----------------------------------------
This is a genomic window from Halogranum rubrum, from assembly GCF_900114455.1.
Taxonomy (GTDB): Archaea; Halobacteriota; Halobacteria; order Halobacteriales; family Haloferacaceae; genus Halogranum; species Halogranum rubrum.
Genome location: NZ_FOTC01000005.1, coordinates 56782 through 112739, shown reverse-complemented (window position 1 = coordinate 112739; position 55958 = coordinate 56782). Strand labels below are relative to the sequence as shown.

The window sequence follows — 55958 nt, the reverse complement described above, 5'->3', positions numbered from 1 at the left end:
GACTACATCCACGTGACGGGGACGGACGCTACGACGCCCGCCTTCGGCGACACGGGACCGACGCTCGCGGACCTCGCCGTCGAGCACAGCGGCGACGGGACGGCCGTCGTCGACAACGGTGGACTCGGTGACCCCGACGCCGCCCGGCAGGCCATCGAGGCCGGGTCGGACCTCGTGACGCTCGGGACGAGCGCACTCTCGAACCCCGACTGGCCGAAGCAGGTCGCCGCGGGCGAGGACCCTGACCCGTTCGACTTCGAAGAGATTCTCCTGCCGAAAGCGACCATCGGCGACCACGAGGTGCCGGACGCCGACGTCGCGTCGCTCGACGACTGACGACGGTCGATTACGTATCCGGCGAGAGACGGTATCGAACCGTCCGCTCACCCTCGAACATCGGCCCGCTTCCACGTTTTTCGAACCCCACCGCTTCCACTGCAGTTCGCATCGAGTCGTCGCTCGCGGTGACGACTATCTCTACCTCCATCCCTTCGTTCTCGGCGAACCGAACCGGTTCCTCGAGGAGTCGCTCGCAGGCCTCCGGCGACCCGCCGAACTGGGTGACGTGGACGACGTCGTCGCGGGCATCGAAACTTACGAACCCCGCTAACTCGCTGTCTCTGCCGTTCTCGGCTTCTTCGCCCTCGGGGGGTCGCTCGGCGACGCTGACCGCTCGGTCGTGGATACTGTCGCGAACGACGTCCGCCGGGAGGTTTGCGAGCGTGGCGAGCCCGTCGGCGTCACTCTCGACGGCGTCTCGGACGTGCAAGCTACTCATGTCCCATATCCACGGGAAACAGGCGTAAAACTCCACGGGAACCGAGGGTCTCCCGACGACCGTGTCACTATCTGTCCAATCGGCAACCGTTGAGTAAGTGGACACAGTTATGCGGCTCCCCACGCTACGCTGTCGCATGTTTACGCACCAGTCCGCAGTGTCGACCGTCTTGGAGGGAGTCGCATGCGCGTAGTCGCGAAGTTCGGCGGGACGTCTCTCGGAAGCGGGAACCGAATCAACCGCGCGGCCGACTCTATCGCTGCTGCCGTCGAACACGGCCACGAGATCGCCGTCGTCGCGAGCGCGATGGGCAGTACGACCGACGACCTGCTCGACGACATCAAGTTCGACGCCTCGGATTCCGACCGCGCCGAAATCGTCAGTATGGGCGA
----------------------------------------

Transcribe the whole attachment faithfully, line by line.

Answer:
This is a genomic window from Halogranum rubrum, from assembly GCF_900114455.1.
Taxonomy (GTDB): Archaea; Halobacteriota; Halobacteria; order Halobacteriales; family Haloferacaceae; genus Halogranum; species Halogranum rubrum.
Genome location: NZ_FOTC01000005.1, coordinates 56782 through 112739, shown reverse-complemented (window position 1 = coordinate 112739; position 55958 = coordinate 56782). Strand labels below are relative to the sequence as shown.

The window sequence follows — 55958 nt, the reverse complement described above, 5'->3', positions numbered from 1 at the left end:
GACTACATCCACGTGACGGGGACGGACGCTACGACGCCCGCCTTCGGCGACACGGGACCGACGCTCGCGGACCTCGCCGTCGAGCACAGCGGCGACGGGACGGCCGTCGTCGACAACGGTGGACTCGGTGACCCCGACGCCGCCCGGCAGGCCATCGAGGCCGGGTCGGACCTCGTGACGCTCGGGACGAGCGCACTCTCGAACCCCGACTGGCCGAAGCAGGTCGCCGCGGGCGAGGACCCTGACCCGTTCGACTTCGAAGAGATTCTCCTGCCGAAAGCGACCATCGGCGACCACGAGGTGCCGGACGCCGACGTCGCGTCGCTCGACGACTGACGACGGTCGATTACGTATCCGGCGAGAGACGGTATCGAACCGTCCGCTCACCCTCGAACATCGGCCCGCTTCCACGTTTTTCGAACCCCACCGCTTCCACTGCAGTTCGCATCGAGTCGTCGCTCGCGGTGACGACTATCTCTACCTCCATCCCTTCGTTCTCGGCGAACCGAACCGGTTCCTCGAGGAGTCGCTCGCAGGCCTCCGGCGACCCGCCGAACTGGGTGACGTGGACGACGTCGTCGCGGGCATCGAAACTTACGAACCCCGCTAACTCGCTGTCTCTGCCGTTCTCGGCTTCTTCGCCCTCGGGGGGTCGCTCGGCGACGCTGACCGCTCGGTCGTGGATACTGTCGCGAACGACGTCCGCCGGGAGGTTTGCGAGCGTGGCGAGCCCGTCGGCGTCACTCTCGACGGCGTCTCGGACGTGCAAGCTACTCATGTCCCATATCCACGGGAAACAGGCGTAAAACTCCACGGGAACCGAGGGTCTCCCGACGACCGTGTCACTATCTGTCCAATCGGCAACCGTTGAGTAAGTGGACACAGTTATGCGGCTCCCCACGCTACGCTGTCGCATGTTTACGCACCAGTCCGCAGTGTCGACCGTCTTGGAGGGAGTCGCATGCGCGTAGTCGCGAAGTTCGGCGGGACGTCTCTCGGAAGCGGGAACCGAATCAACCGCGCGGCCGACTCTATCGCTGCTGCCGTCGAACACGGCCACGAGATCGCCGTCGTCGCGAGCGCGATGGGCAGTACGACCGACGACCTGCTCGACGACATCAAGTTCGACGCCTCGGATTCCGACCGCGCCGAAATCGTCAGTATGGGCGA